Justifiable Conduct

Self-Vindication in Memoir

Erich Goode
Book Cover

PB: $31.95
EAN: 978-1-4399-1026-9
Publication: May 13

HC: $91.50
EAN: 978-1-4399-1025-2
Publication: May 13

Ebook: $31.95
EAN: 978-1-4399-1027-6
Publication:

224 pages
6 x 9

How memoirs justify deviant behavior from crime to sex to politics.

Read the Preface (pdf).

Description

How do memoirists make their work interesting, daring, exciting, and unorthodox enough so that they attract an audience, yet not so heinous and scandalous that their readers are unable to empathize or identify with them? In Justifiable Conduct, renowned sociologist Erich Goode explores the different strategies memoirists use to "neutralize" their alleged wrongdoing and fashion a more positive image of themselves for audiences. He examines how writers, including James Frey, Susan Cheever, Roman Polanski, Charles Van Doren and Elia Kazan, explain, justify, contextualize, excuse, or warrant their participation in activities such as criminal behavior, substance abuse, sexual transgressions, and political radicalism. Using a theory of deviance neutralization, Goode assesses the types of behavior exhibited by these memoirists to draw out generic narratives that are most effective in attempting to absolve the actor-author. Despite the highly individualistic and variable lives of these writers, Goode demonstrates that memoirists use a conventional vocabulary for their unconventional behavior.

Table of Contents

Preface Acknowledgments 1 Introduction Charles Van Doren, “Herb Stempel Was the First to Agree to the Fix” Jim Bouton, “If We Explain We’re Shooting Beaver, They’ll Understand” The Transgressive I, the Exculpatory Account 2 Autobiography and Memoir Memoir and Autobiography The Memoir Explosion Literal Facticity: Does It Matter? James Frey, “I Honestly Have No Idea” 3 Autonarrating Transgression The “I” and the “Me” Vocabularies of Motive Is to Explain to Condone? The Presentation of Self Accounts Techniques of Neutralization: Theory or Concept? To Whom Are Self-Exculpations Addressed? In Sum: Neutralizing Deviance 4 Criminal Behavior Joe Bonanno, “This Is How I Earned My Living” Edward Bunker, “What Else Could I Do?” Jack Henry Abbott, “If You Behave like a Man, You Are Doomed” Jordan Belfort, “ $12.5 Million! In Three Minutes!” Accounting for Crime 5 Substance Abuse Pete Hamill, “This Is What Men Do” Susan Cheever, “Drinking Was Part of Our Heritage” Steve Geng, “I Was Romanticizing Lives of Crime” William Cope Moyers, “I Was Doomed to Fail No Matter How Hard I Tried” Accounting for Substance Abuse 6 Sexual Transgressions Roman Polanski, “ Everyone Wants to Fuck Young Girls” Kerry Cohen, “My Parade of Boys Continues” Melissa Febos, “I Took Aim and Flicked the Whip toward Him” Kirk Read, “I Wanted to Be Shirley Temple” Accounting for Sexual Transgressions 7 Political Deviance Elia Kazan, “I Was Notorious, an Informant, a Squealer, a Rat” Norman Podhoretz, “The Theory Circulated That I Had Gone Mad” Malcolm X, “I Never Have Felt That I Would Live to Become an Old Man” Cathy Wilkerson, “The Intention Was Not to Cause Carnage but Chaos” Accounting for Political Transgressions 8 Accounting for Deviance How They Account for Themselves Searching for Common Threads Looking Back Reference Index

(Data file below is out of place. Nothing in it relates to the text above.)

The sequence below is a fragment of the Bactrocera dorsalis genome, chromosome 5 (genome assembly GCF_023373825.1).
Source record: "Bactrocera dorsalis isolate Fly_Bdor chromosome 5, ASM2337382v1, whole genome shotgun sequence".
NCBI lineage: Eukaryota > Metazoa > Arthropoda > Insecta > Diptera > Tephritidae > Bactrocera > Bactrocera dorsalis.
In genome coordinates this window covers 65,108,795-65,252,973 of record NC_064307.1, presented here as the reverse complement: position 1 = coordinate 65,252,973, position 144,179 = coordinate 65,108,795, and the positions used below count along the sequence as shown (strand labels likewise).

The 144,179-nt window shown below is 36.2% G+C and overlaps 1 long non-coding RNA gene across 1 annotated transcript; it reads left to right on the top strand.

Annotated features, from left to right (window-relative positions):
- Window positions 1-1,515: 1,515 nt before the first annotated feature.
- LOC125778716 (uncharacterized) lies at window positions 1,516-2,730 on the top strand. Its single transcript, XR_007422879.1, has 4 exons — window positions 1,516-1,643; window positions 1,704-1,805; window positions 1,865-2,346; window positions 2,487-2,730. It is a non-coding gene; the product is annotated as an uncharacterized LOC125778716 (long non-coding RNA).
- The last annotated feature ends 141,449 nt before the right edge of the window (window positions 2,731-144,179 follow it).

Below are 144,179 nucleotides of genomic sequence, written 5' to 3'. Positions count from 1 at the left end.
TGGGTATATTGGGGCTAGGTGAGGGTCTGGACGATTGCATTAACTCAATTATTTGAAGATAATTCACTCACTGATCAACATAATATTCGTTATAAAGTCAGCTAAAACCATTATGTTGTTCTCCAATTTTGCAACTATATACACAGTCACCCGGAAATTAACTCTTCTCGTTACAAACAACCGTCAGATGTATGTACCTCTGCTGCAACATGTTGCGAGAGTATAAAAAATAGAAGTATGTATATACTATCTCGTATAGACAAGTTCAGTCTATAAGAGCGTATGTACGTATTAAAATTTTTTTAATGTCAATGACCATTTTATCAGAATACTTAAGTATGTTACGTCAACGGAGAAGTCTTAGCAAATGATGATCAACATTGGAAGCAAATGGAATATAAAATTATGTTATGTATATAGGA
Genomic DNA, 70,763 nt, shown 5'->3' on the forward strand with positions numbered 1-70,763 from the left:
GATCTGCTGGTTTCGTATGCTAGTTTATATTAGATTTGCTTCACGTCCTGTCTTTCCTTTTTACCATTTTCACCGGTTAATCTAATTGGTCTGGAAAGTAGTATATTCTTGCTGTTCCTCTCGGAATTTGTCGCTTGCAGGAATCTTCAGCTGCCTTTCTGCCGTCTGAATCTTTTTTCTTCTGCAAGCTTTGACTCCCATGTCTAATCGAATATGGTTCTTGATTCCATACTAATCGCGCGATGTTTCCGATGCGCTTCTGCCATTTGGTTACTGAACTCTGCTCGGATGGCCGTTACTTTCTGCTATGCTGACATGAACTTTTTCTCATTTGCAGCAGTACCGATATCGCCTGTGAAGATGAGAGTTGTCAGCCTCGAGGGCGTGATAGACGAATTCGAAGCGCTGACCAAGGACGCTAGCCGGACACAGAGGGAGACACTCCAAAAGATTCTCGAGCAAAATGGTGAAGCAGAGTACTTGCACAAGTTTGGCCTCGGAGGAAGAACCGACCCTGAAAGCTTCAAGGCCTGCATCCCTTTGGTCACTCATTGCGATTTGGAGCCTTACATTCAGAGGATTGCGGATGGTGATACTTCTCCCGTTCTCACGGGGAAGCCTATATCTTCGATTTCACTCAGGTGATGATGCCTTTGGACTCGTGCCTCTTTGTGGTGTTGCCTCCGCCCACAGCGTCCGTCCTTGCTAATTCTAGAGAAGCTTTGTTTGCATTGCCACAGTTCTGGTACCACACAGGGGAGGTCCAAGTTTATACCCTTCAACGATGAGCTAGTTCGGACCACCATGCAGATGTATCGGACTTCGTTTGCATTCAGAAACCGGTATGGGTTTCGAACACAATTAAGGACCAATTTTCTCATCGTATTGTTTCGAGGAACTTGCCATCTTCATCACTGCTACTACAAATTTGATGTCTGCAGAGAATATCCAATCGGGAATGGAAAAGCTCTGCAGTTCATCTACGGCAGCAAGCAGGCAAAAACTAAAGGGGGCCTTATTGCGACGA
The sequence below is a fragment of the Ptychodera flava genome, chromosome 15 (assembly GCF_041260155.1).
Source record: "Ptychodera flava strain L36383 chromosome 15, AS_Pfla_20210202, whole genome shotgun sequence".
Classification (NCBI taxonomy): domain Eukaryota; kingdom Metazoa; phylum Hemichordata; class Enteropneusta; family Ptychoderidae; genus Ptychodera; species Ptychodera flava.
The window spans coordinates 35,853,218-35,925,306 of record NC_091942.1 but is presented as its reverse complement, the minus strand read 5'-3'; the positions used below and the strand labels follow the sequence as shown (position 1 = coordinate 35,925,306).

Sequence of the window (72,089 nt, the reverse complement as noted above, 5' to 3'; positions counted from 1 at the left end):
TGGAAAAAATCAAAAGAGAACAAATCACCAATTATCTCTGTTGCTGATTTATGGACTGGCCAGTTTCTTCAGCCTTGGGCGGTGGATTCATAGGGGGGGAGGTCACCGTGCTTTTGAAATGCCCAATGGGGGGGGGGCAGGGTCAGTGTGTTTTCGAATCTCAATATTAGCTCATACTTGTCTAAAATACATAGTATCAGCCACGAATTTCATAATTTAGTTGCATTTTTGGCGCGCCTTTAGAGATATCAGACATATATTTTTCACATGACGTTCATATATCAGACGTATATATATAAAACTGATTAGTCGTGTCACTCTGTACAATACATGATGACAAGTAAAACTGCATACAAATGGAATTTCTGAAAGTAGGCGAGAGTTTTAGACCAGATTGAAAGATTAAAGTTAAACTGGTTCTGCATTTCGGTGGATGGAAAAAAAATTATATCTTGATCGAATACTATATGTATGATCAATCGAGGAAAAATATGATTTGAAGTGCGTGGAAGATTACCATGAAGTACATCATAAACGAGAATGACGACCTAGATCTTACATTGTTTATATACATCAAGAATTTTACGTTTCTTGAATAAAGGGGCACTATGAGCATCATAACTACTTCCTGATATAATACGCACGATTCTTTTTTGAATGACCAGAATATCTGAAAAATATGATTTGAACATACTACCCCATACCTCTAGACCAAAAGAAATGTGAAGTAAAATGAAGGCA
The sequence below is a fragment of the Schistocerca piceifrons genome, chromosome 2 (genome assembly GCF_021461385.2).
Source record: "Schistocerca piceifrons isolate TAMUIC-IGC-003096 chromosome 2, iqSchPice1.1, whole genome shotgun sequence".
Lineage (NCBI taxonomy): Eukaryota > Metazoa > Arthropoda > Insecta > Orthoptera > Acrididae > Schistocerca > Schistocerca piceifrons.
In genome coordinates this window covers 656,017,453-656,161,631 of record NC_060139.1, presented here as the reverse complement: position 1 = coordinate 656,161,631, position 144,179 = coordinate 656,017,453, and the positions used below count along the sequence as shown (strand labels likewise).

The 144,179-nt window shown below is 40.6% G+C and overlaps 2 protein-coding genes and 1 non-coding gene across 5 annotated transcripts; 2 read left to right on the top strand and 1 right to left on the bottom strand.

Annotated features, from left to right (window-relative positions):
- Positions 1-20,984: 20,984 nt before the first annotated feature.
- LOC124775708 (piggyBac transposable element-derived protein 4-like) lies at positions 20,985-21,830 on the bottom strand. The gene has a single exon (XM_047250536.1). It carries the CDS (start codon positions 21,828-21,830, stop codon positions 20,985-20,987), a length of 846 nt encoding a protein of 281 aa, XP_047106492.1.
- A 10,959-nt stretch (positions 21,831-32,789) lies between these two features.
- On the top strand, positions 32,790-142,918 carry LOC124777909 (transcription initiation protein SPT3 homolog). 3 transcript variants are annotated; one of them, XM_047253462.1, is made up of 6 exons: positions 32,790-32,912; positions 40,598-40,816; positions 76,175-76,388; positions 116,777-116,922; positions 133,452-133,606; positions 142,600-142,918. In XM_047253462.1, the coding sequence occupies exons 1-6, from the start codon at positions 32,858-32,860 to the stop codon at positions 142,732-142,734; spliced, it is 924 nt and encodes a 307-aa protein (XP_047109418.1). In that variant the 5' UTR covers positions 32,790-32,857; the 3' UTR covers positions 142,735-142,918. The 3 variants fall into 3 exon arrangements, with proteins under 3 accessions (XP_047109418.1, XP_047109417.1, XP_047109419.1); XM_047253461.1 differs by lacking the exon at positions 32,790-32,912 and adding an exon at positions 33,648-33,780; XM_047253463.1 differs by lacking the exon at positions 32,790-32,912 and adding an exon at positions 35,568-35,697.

About the Author(s)

Erich Goode is a Sociology Professor Emeritus at Stony Brook University. He has published ten books, including Moral Panics (coauthored with Nachman Ben-Yehuda), The Paranormal, Deviant Behavior, and Drugs in American Society; seven anthologies; and articles in magazines, newspapers, and an array of academic journals. He is a recipient of a Guggenheim fellowship, and has taught at half-a-dozen universities, including the University of Maryland, New York University, and the University of North Carolina.


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